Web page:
Blackfur, having answered the morning call of nature that seems universal to all sentient life, sees to feeding his selky and saddling it up. He showed uncommon dexterity, using his remaining hand as if he had never had two. The saddle's cinches and laces were equipped with fasteners, designed and fashioned by Blackfur himself, which made help unnecessary.
Blackfur had ridden ahead of the others to be alone with his own thoughts. He was still disturbed by the long argument that he'd had with his friend Tinhill. Even though they seemed at each others throats most of the time, they really were close friends. It was Tinhill who had tended his arm after the robber had left him to bleed to death on the hearth of his own smithy. It was also Tinhill who talked him into devising ways to run the smithy with one hand. It had given him back his will to live, although the wine bottle claimed more and more of his attention lately. There weren't as many customers, for one thing. And there was that younger smith with his own place on the other side of the village, for another.
Blackfur could not see any danger in the small clearing ahead. Thin wisps of fog curled in the brightening sunlight. The clearing was carpeted with what looked to be moss. Small greenish-yellow leaves and fronds provided a fuzzy carpet broken only by a group of hardy-looking briars off to the sunnier side of the clearing. He heard the sounds of his friends approaching from back the way that he had come.
"Move it, selky. I don't want to face anybody just yet," he said. The selky began to cross the clearing. As if from a sudden small breeze, the briars quivered at Blackfur's approach. The carpet of moss was soft and gave under his selky's hooves. The selky was nervous because of the yielding ground. Blackfur blinked in the morning sunlight. The moss seemed to ripple and heave itself like some swampy island that he had ridden into.
"Hunh?" he said as the moss suddenly opened beneath his selky. The selky bucked in terror and Blackfur was thrown off. As the selky started to rise to it's feet, a fresh growth of briars seemed to sprout from underneath it. Rapidly, the vines grew and began to reach for the fallen animal. As the sawtooth vines touched the frightened selky, they squirmed and writhed into a corkscrew shape. Blackfur leapt to his feet, as the vines dug their way into the flesh of the doomed animal. New vines were sprouting all around the selky as Blackfur watched in mute horror. The vines had covered the selky in moments, though it still kicked and fought helplessly in their grasp. The pop and crackle of the quickly growing vines filled the air. Blackfur turned to run when he thought of the plant trapping himself as well. The soft carpet of moss opened a recently formed mouth-organ and the vines covering the selky shoved the kicking animal into it. The moss closed, leaving only briars above it's surface. Blackfur could see his friends coming up to the edge of the deadly clearing. He had covered only a few yards when the moss heaved under his feet, throwing him off balance. He jumped and luckily landed on his feet. Then the moss under him exploded into growth! Vines stabbed at him, reached to tangle him up, and one stabbed into his right shoulder and quickly grew thorns all along it's length. He kicked at the vine as it sprouted from the ground. His iron nailed boot-toe cut through the plant and freed him from that vine. Others reached for him as he dodged and spun, trying to avoid them all.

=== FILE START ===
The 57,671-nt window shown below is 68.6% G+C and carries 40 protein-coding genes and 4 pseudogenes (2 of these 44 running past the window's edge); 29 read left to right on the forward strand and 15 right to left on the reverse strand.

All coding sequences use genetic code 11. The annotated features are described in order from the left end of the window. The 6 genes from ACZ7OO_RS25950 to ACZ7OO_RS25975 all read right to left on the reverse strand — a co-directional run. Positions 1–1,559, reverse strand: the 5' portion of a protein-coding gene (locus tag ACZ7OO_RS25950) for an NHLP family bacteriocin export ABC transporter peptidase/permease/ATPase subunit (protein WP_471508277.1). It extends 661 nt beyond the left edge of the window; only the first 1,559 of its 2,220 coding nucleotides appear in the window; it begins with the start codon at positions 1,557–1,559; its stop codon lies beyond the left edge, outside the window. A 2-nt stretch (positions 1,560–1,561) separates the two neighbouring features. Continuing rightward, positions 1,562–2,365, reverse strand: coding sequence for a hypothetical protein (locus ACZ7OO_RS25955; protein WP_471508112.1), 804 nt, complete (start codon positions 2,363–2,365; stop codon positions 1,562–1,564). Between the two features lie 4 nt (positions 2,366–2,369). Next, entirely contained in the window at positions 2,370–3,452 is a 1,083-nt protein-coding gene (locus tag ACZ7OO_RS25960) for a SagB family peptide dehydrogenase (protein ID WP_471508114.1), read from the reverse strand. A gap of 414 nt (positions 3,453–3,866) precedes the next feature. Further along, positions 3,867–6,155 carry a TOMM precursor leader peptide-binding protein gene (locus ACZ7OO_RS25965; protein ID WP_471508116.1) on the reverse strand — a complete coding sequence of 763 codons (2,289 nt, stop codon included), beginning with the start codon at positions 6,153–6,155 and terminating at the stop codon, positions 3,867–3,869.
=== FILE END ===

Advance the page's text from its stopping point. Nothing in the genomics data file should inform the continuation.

"Uncle Blackfur!" cried Pearl.
"Sawtooth Vine!" said the Reever. "We've got to get him out quickly!"
"T'lla ilumnel ilorean!" screamed Tinhill in a harsh voice. He gestured, with his arms spread before him and a ball of fire leapt from his hands to ignite the vines that Blackfur had just escaped. As Blackfur reached the party to pass out at their feet, Tinhill loses his temper. He shouts at the top of his lungs and throws fireball after fireball, until the whole clearing smoked and blazed. When he is finished, he slumps and seems to age, becoming a tired shadow of his former self. He looks over at his friend and at the Reever who has been tending Blackfur's wounds.
"Is he alive?" Tinhill asks.
"Barely," said the Reever, "But he may live. The wound itself is not serious, but it does penetrate the muscles. I have removed the vine and stopped the bleeding. But the poison from the vines may yet take him. I had few medicines in my pack..."
"I have more," said Tinhill. "Eli, go fetch my medicine bag from my pack. Reever, you bound the wound well, but it looks like..."
"Battlefield dressing, yes... I have been trained for many things, but never a doctor. I've seen too many battlefields, though. I've been a medic after all of them. Makes you hate war. Maybe doctors would make better leaders than kings. If everyone had to deal with the carnage first hand, no one would allow it to happen in the first place."
"Here sir," said Eli, returning with Tinhill's pack
"Thank you, boy. Now, we need to get him to drink this," Tinhill said as he held a flask to the light, as if gauging it's potency. "Help me sit him up."
"What's that?" asked Pearl. "Will it make him get better?"